C(SD)2 - Computational, Speech, Sensory, Development & Diseases Lab
[pronounced “CSD-two lab”]
Focus of Lab
Collaborative efforts in this lab investigate environmental and genetic influences on the normal and abnormal development of hearing and auditory processing disorders. Parallel projects in various species (humans, mice, chickens, and quail) attempt to uncover general principles of hearing development. Current research involves the effects, ototoxic drugs, noise, early experience, and genetics on the development of hearing acuity, attention deficits, and more complex auditory processing. Various methods of minimizing auditory perceptual disorders – such as stimulant medication, enriched rearing, and training and intervention– are investigated.
Computational Models of Disease Spread
See http://www.csd.jmu.edu/csdsquared/ for explanations and interactive visualizations of oral and breast cancer metastases, vaccination rates in developing countries, and immigration. This innovative method, called ‘constructed cartography,’ is basically some math from hearing science applied to very different purposes.
Animal Models of Genetic/Environmental Influences on Hearing
We investigate environmental and genetic influences on the development of hearing. Current research involves the effects of ototoxic drugs, early experience, nutrition, and genetics on the development of hearing acuity, attention deficits, and more complex auditory processing. We have bred two strains of quail that have high and low levels of distraction masking (the avian analogy of a trait that we see in children with ADHD). Collaborating with Dr. Ryals, we are exploring the effects of early hearing loss and its recovery through hair-cell regeneration in quail as a possibly useful animal model of early deafness and its treatment. Collaborating with Dr. Mark Gabriele of the JMU biology department, we are using a mouse model to investigate the roles of specific signally proteins (Eph receptors) on the development of hearing.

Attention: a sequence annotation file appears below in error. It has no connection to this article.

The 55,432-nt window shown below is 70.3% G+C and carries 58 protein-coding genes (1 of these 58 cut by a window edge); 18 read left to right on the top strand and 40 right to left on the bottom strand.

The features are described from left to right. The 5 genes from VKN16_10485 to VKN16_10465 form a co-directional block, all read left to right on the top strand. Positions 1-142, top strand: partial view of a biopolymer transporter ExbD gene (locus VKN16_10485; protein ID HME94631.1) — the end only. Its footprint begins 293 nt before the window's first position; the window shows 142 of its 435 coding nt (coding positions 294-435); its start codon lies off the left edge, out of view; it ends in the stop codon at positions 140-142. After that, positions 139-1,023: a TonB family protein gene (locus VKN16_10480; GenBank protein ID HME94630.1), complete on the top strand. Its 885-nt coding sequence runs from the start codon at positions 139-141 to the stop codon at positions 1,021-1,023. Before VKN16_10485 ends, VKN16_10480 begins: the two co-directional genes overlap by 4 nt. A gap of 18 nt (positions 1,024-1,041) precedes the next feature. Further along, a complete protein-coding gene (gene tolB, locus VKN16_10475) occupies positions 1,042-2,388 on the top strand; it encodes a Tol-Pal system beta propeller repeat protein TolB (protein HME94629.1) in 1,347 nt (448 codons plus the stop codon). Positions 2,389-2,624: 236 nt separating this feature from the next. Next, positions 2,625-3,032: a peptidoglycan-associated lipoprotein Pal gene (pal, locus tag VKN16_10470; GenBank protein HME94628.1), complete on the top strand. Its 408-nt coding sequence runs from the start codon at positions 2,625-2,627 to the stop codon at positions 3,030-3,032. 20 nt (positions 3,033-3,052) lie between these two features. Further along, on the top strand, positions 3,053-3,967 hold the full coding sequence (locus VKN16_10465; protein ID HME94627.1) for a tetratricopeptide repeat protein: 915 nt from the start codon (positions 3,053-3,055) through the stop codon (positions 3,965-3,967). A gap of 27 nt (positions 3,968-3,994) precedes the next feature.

Human Studies of Sounds that are Distracting
Collaborating with Dr. Robert Nagel in the JMU School of Engineering and with Dr. Bradley Kesser at the University of Virginia, we are investigating how people with newly functional hearing are able to avoid being distracted by those new inputs.
Director: Lincoln Gray
- Brian Allen, SoE Undergraduate
- Amy Byers, CSD Undergraduate
- Sofia Ganev, CSD Honors Student
- Brittany Harwell, SoE Undergraduate
- Emily Garret, CSD Undergraduate
- Brandon Lancaster, SoE Undergraduate
- Andrea Liuzzo, Au.D. Candidate
- Kristie Meehan, Au.D. Candidate
- Michael Kessler, SoE Undergraduate
- Laura O’Conner, CSD Undergraduate
- Bethany Magee, Au.D. Candidate
- Sophia Patrikis, CSD Undergraduate
- Bryna Rickenbach, Au.D. Candidate
- Hillary Scott CSD Undergraduate
- Johathan Smith, SoE Undergraduate
- Nicole Spielsinger, CSD Honors Student
- Julie Vest, CSD Undergraduate
- Tyler Vick, CSD Undergraduate
Current Projects in the lab; sources of funding
- “The Many Benefits of Working with New Zealand Otolaryngologists”, Competitive Research Grant, JMU, 2011.
- “Travel to Stockholm”, CISAT Mini-grant, 2011, to work on breast cancer models at the Karolinska Hospital
- Co-Principal Investigator (M. Gabriele PI). Establishing complex auditory circuits: Molecular mechanisms and functional implications for treating the hearing impaired. Commonwealth Health Research Board (#1 proposal in VA in 2009). 7/1/2009-6/30/2011.
- Co-Principal Investigator, (B. Kesser, M.D., PI) Surgical Repair of Unilateral Congenital Aural Atresia, Richmond Eye and Ear Foundation, 2009-2010.